Nails, Rope, Wagon Material, glass, Paint, Etc.,
CORAF.R l'U:i'i:TII
COLUMBUS,
C. B. STTLLMAN,
Wholesale and
MUGS, MEDICLME, PALYLU OILS.
AVXiSTDOAV" GLASS,
PERFUMERY, PATENT MEDICINES. ETC.
Keeps on hand all article" iinally kept In a lirt-clas Iru;r Store. Dealer
in surroundinjr country will find it'to their intercut to purchase from him. a he
can and will give IJKD-ROCIv PRICES.
Prescriptions Carefullv Corn-pounded.
MTA UUUU AsSUKlJliiAl VI ALil.
353
S AF"ES 1
The Celebrated Diebold, Norris & Go's
(Late D'cbold & Kicuzle,)
Fire
and Burglar Proof!
HAVE THE BEST
All leading Railroa i I Ezprsss Companies
Not One Lost in the Two Great Fires in Chicago; alio preserved the content
in every instance, at Independence, Iowa: at Central City, Col.; at
Oshkoib, "Wis., and at all places have atood the test, without failure.
All Sizes for Sale and Made to Order. Old Safes taken in Exchange.
County and Bank Work n.
Good Work
D. S. C0VENT, GENERAL AGENT, CHICAGO.
WILL. B. DALE, Agent,
234
Formerly Pacific House.
Thia popular house has been newly
Refitted and Furnished.
Meals &cts.
Day Board per week,. . . $1.00.
Board and Lodging, 5 and ?6.
Good Livery and Feed Stable in con
nection. SATISFA TION GUARANTEED.
JOHN HAMMOND,
l'roprlctor.
Chicago & North-western
The Great Trunk Lino from the YFrt to
Chicago and the East.
It Is the oldest, shortest, most direct. oonTenlcnt,
comfortable and in every respect the best line 70a
can take. It Is tho greatest and Rrandest RalhraT
organization in the United States. It owns or
controls
2100 MILES OF RAILWAY
PCXXXAX HOTEL OARS re ran tea
by It through between
COUNCIL BLUrra Jb CHICAGO I
No other road rnna Pullman Ilotel Cart, or any
other form of Hotel Cart, through, between tho
Ulasoori filver and Chicago.
PASSENGERS COKiG EAST should bar
fc mind that this lathe
BEST ROUTEWCHICAGO
AND ALL POINTS EAST.
Passengers by this route haye choice of FITS
DIFFERENT BOOTES and the adrantags of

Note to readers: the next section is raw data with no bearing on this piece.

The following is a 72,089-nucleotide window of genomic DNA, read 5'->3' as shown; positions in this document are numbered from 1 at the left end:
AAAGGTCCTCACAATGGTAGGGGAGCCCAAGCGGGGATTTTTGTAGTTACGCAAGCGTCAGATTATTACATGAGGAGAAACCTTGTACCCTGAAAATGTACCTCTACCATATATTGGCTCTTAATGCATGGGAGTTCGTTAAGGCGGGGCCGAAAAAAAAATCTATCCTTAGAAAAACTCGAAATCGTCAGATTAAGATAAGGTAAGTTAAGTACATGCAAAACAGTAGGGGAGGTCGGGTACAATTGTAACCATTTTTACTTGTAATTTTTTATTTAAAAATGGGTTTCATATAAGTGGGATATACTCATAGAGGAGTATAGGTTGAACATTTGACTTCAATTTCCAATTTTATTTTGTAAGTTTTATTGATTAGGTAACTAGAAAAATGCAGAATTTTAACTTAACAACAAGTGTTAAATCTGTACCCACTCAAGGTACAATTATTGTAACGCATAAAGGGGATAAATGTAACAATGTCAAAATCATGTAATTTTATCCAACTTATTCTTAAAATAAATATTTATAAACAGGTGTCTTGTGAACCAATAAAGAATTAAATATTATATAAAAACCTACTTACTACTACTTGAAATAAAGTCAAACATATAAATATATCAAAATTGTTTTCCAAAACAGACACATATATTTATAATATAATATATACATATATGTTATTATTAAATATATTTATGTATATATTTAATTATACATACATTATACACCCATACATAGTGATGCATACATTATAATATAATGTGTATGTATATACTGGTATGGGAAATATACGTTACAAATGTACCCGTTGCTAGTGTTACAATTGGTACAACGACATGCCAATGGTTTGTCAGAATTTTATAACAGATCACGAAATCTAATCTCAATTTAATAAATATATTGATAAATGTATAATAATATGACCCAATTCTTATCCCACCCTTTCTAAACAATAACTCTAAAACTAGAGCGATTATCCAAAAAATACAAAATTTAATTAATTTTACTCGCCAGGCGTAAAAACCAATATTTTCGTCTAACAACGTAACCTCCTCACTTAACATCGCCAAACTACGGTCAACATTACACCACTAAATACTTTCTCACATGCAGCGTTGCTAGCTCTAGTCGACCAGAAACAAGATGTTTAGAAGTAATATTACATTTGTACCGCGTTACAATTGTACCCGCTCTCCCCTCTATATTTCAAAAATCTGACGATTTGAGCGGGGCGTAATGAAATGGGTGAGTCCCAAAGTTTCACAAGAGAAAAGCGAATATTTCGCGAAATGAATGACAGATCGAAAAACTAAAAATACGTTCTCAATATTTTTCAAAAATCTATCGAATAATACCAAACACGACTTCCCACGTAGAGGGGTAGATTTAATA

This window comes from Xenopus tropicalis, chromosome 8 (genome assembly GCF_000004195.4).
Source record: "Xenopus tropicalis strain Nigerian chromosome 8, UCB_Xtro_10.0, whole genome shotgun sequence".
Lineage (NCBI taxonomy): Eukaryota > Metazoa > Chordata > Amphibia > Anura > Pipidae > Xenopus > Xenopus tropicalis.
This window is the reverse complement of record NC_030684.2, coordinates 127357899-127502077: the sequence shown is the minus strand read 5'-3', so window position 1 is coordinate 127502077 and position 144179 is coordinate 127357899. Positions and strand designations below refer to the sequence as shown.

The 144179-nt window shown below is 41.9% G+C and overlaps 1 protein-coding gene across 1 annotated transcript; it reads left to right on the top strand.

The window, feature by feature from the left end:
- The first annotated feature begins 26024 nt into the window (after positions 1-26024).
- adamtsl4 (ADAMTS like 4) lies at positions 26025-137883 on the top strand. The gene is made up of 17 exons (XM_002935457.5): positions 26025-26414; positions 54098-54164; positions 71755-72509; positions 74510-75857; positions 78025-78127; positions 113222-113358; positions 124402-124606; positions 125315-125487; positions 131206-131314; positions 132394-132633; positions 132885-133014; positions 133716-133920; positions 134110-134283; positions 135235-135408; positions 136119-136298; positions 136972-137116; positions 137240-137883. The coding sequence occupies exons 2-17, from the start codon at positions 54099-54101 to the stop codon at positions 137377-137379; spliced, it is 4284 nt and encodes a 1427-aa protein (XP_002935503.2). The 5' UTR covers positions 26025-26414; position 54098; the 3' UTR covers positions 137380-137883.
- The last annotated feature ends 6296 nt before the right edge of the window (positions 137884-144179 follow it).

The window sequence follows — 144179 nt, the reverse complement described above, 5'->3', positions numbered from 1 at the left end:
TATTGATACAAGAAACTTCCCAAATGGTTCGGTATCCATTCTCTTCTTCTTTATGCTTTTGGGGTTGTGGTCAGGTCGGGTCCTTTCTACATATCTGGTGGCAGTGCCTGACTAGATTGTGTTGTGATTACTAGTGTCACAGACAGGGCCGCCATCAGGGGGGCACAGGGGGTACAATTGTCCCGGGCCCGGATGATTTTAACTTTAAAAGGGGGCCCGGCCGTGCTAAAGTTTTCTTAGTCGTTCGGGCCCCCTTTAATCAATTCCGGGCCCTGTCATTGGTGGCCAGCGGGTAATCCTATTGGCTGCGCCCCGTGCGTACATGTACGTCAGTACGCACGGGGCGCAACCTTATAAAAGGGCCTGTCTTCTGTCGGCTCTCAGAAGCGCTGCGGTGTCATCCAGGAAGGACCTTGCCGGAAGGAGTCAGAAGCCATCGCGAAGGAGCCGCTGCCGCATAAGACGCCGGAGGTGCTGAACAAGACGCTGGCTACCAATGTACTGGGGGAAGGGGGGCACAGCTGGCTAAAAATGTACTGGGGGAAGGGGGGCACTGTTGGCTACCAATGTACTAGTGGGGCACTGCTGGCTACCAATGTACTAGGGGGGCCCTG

Elxht Dally IJnea l'alace Sleeping: Cars
from CHICAGO to
PHILADELPHIA AND NEW YORK,
AND OTHER EASTERN POINTS.
Insist that the Ticket Agent tells jou tickets by
the North-Western Road. Examine your Tickets,
and refuse to bur if they do not read orer this Road.
All Agents sell them kud Check usual Baggage
Free by this Line.
Through Ticket Tia this Routs to all Eastern
I Points can be procurtd at the Central Pacific Rail
road Ticket Office, foot of Market Street, and at
I New Montgomery Mreet, Han Franr isco, and at
aX oupon Ticket Offlccs or Central Pacific, Union
Pacific, and all Western Railroads.
I New York Office, No. 415 Broadway. Boston
Office. No. 6 State Street. Omaha Office, 345 Farn-
baaa Street. San Francisco Office, it New Mont-
I gomery Street. Cblcsgo Ticket Offices : 62 Clark
I btrcet, under Sherman House ; 75 Canal, corner
, Madison Street; Klnzie Street Depot, corner Weil
I Klnrle and Canal Streets ; Wells Street Depot,
comer Wells and Einzle Streets.
For rates or information aot attainable frm
your home ticket agents, apply to
Mbtim nenmrr. W. 17. STBrorrr,
Cfca'l Maag'r. Calcaso. Gta'I Ius. Ag't, Cnloscc
It ETA I L DEALER IN
,! OI.IVI: .ITRIIETK,
NEBRASKA.
Retail Dealer in
J'Al'f.K ALH A 1 a hbl'i l- n;un. t
RECORD OF ALL.
and Bankers in tteNorttwest m them. ;
Specialty. Prices am
cau be .tlade.
I ow a.
COLUMBUS, NEBRASKA
J. M. HONAHAN,
Uizz!i?.vk tzi dull: Is
Boots Shoes.
First-Class M aad M UaiemL I
ISTFulI selection of eastern work al
ways on hands. Repairing neatly and
promptly done.
Store opp. the Post-Offlcc. on 13th St.
uj it